Monday, February 10, 2014

A Tip of the Hat to RateBeer’s Italian Winners

There was never a doubt in our minds that Italian craft beer is one of the most creative and interesting beer scenes in the world. I’d say second only to the US. As small as this little beer scene might be, Italy was ranked third worldwide based on openings in 2013 with 69 breweries. The US was first and England second.

The scene was young enough that there hadn’t even been an Italian indigenous beer recognized yet. Well, there was one, but it wasn’t officially recognized. In our book, Italy: Beer Country we went ahead and categorized one beer for what it was; the mother of all Italian pilsners brewed by Agostino Arioli from Birrificio Italiano, the first beer to be a definitive Italian beer style. Agostino has been perfecting his Tipopils since his early home brewing efforts in the 1980s.

As one of the pioneers of the Italian craft beer scene, Agostino’s Tipopils has secured his place in history without doubt. But I think having some validation by RateBeer as the #3, a Gold in the Pale Lager Category for Best Beers by Style Category doesn’t hurt.

At number seven in the Pale Lager Category was Firestone Walker’s Pivo Hoppy Pils, which was inspired by Agostino’s Tipopils. In fact, last year, 2013, Agostino visited Firestone Walker and brewed a batch of Pivo together with head brewer Matt Brynildson. Perhaps the best description of this heavily dry-hopped, Germanic pilsner comes from Italy’s best known beer critic, Lorenzo ‘Kuaska’ Dabove:

“Beautiful to look at (it can have a luscious white, creamy head) and taste, Tipipils is quite well-balanced. It has an inviting aroma of malt, fresh hops, banana and yeast, and a dry flavor characterized by an irresistible ‘bitterness’ that turns into a persistent and pleasant bitter-ish after taste. It is the perfect beer to drink in only two moments of the day: at meals and between meals.”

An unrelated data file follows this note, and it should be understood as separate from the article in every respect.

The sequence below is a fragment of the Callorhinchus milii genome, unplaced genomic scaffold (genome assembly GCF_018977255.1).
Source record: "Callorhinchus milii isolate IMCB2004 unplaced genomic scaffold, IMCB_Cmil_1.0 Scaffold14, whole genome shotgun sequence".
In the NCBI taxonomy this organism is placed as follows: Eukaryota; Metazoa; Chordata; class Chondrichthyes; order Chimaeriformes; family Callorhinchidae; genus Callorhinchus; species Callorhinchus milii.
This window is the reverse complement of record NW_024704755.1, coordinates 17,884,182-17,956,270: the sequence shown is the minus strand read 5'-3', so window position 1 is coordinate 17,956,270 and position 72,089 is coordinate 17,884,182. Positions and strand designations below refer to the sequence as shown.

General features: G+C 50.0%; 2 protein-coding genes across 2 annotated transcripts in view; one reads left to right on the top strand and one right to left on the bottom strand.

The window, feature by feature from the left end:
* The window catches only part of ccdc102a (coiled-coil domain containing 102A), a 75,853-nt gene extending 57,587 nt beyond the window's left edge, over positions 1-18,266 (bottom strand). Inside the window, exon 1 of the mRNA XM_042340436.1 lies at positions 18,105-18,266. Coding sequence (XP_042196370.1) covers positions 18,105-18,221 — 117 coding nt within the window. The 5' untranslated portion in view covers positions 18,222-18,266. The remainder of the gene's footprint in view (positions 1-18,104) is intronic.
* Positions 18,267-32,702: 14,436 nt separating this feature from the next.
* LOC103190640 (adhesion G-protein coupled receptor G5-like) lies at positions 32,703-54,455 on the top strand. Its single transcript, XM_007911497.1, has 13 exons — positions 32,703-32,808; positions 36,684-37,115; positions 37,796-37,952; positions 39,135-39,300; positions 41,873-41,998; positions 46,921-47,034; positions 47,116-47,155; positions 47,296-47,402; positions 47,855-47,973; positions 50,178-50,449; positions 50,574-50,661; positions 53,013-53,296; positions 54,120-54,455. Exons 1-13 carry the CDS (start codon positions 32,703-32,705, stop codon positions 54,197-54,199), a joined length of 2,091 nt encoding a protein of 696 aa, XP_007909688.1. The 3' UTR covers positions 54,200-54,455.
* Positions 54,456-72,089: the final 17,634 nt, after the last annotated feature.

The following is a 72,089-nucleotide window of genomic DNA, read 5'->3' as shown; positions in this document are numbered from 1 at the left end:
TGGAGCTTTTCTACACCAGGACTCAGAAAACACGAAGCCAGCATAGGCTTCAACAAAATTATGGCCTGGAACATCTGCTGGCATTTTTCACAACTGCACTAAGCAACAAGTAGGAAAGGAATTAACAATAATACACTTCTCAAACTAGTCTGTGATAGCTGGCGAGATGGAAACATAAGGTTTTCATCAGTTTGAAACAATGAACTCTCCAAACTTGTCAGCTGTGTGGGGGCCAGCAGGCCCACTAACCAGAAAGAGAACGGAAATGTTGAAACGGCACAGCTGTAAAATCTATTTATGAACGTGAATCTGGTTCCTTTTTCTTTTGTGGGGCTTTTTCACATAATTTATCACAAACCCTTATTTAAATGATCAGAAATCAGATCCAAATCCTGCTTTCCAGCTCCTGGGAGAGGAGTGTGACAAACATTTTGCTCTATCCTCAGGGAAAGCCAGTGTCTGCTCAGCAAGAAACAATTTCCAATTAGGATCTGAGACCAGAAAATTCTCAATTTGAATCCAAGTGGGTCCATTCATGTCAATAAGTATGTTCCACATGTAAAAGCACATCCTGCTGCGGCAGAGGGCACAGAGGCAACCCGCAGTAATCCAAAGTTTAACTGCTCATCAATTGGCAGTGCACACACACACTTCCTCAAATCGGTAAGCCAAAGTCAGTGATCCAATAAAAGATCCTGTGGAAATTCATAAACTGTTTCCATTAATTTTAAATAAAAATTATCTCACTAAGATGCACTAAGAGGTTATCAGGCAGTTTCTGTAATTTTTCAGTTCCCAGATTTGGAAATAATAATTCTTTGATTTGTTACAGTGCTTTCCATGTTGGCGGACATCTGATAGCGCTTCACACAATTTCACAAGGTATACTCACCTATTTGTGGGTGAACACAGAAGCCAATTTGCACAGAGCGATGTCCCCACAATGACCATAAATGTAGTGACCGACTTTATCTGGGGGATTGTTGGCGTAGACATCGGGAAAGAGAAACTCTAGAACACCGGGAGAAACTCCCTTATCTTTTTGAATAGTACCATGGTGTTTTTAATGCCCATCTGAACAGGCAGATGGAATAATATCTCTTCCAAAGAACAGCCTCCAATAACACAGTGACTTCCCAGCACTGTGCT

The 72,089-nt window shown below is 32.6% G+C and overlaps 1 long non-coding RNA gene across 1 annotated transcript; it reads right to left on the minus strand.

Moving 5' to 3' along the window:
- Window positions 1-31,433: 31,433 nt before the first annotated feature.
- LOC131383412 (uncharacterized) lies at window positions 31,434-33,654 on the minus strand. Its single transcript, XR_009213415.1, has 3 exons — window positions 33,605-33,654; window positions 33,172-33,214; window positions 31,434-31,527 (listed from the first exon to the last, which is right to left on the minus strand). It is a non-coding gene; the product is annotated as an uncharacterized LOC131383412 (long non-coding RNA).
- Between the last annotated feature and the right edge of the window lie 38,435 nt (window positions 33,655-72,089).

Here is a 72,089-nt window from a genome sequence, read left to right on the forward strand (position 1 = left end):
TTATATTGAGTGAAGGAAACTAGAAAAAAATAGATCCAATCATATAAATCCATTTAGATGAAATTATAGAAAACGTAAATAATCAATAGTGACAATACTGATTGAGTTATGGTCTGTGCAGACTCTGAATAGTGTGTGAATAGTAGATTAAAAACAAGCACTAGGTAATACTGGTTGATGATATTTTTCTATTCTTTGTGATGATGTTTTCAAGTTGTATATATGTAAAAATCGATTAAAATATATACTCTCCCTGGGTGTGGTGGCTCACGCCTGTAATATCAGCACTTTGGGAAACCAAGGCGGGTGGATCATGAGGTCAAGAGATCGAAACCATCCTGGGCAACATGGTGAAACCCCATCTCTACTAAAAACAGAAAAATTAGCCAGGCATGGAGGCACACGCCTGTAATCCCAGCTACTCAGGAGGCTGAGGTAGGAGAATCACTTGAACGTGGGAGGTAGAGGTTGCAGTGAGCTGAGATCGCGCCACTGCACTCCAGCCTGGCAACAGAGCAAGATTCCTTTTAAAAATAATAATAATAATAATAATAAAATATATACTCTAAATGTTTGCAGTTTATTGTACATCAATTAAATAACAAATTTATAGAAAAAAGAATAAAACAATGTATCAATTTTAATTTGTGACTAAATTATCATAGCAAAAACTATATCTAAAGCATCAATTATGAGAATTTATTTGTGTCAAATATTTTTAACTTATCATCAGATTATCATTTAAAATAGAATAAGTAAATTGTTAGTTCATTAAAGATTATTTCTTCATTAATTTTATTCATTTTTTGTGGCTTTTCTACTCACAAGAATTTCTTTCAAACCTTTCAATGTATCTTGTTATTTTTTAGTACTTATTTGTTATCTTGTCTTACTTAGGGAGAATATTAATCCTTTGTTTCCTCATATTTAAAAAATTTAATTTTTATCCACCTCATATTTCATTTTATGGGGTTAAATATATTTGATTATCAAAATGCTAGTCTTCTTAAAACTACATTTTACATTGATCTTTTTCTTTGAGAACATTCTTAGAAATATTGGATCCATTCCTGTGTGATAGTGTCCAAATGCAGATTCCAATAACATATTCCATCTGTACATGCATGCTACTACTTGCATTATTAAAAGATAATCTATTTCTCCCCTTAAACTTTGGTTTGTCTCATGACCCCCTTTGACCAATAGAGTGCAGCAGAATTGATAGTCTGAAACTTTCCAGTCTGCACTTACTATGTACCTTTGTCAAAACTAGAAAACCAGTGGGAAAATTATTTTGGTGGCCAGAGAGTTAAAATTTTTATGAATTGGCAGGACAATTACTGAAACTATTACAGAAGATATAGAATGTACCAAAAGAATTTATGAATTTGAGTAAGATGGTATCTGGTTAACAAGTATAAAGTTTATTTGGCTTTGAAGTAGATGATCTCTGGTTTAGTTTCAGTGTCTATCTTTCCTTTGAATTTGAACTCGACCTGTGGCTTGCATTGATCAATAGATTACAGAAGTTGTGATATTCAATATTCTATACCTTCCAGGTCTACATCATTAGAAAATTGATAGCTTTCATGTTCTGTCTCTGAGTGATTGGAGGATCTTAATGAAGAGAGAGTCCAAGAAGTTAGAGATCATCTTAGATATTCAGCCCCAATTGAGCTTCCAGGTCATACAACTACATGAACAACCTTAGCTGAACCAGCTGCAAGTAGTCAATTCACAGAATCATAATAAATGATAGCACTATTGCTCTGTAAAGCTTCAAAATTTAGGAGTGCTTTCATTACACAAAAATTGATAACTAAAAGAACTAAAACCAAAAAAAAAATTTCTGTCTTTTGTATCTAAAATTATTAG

Congratulations Agostino.

But we can’t ignore the other two Italian brewers on that list, Bruno Carilli and Leonardo Di Vincenzo. Bruno, brewer and owner of Toccalmatto in Fidenza, near Parma won the Silver for his Grooving Hop, a Golden Ale/Blond Ale in the English Style Pale and Bitter category. Bruno has been a pioneer in Italy by way of brewing hoppier beers that weren’t often accepted by the Italian’s delicate palate. But he has certainly paved the way for hops in Italy. As a young man, he was a fan of Great Britain. When he was transferred to England for work, his affection for all things English like music and beer certainly paid off. We salute you, ol’ chap.

One of the most influential brewers in Italy who arrived on the scene in the third generation of brewers in 2005 is Leonardo Di Vincenzo. The owner and brewer of Birra Del Borgo won a Bronze in the Bock, Strong Lager category with My Antonia, which he initially brewed with Sam Calagione from Dogfish Head. Del Borgo describes My Antonia as a Strong Pale Lager/Imperial Pils. Whatever you want to call it, it’s amazing.

Wondering where to go to try Italian beers when you’re in Italy? RateBeer nominated several Italian watering holes on their Top Places to Get a Beer in the World.

If you’re looking for that edgy, got-attitude, but plainly the place to be, you know, in the likes of the Falling Rock in Denver or the Toronado in San Francisco, there’s no better Italian translation of this type of pub than Lambrate. Actually, Lambrate is a brewpub, one of the pioneers of the movement located in the heart of Milan. Also on the RateBeer list is Agostino Arioli’s brewpub, Birrificio Italiano, located nearby, where you can enjoy that phenomenal Tipopils.

In Florence and Milan, Il Santo Bevitore and Enoteca Decanter are following a new trend, Italy’s 21st century renaissance—the rebirth of quality, Italian food. Rome, once notorious for the tourists-trap-slop-houses is having a great resurgence of its own in food, via beer. Like the US, craft beer brings with it craft food, minus the K. Alex Liberati’s Brasserie 4:20 in Rome has followed that trend. But no place puts the romantic vision of the past into your belly like Bir&Fud. A joint project between Leonardo Di Vincenzo from Del Borgo, and the great publican and driver of the Italian craft beer movement, Manuele Colonna, in collaboration with one of Italy’s (and soon the world’s) most important pizza makers, Gabrielle Bonci, Bir&Fud smacks with modernity in the vehicle of traditional.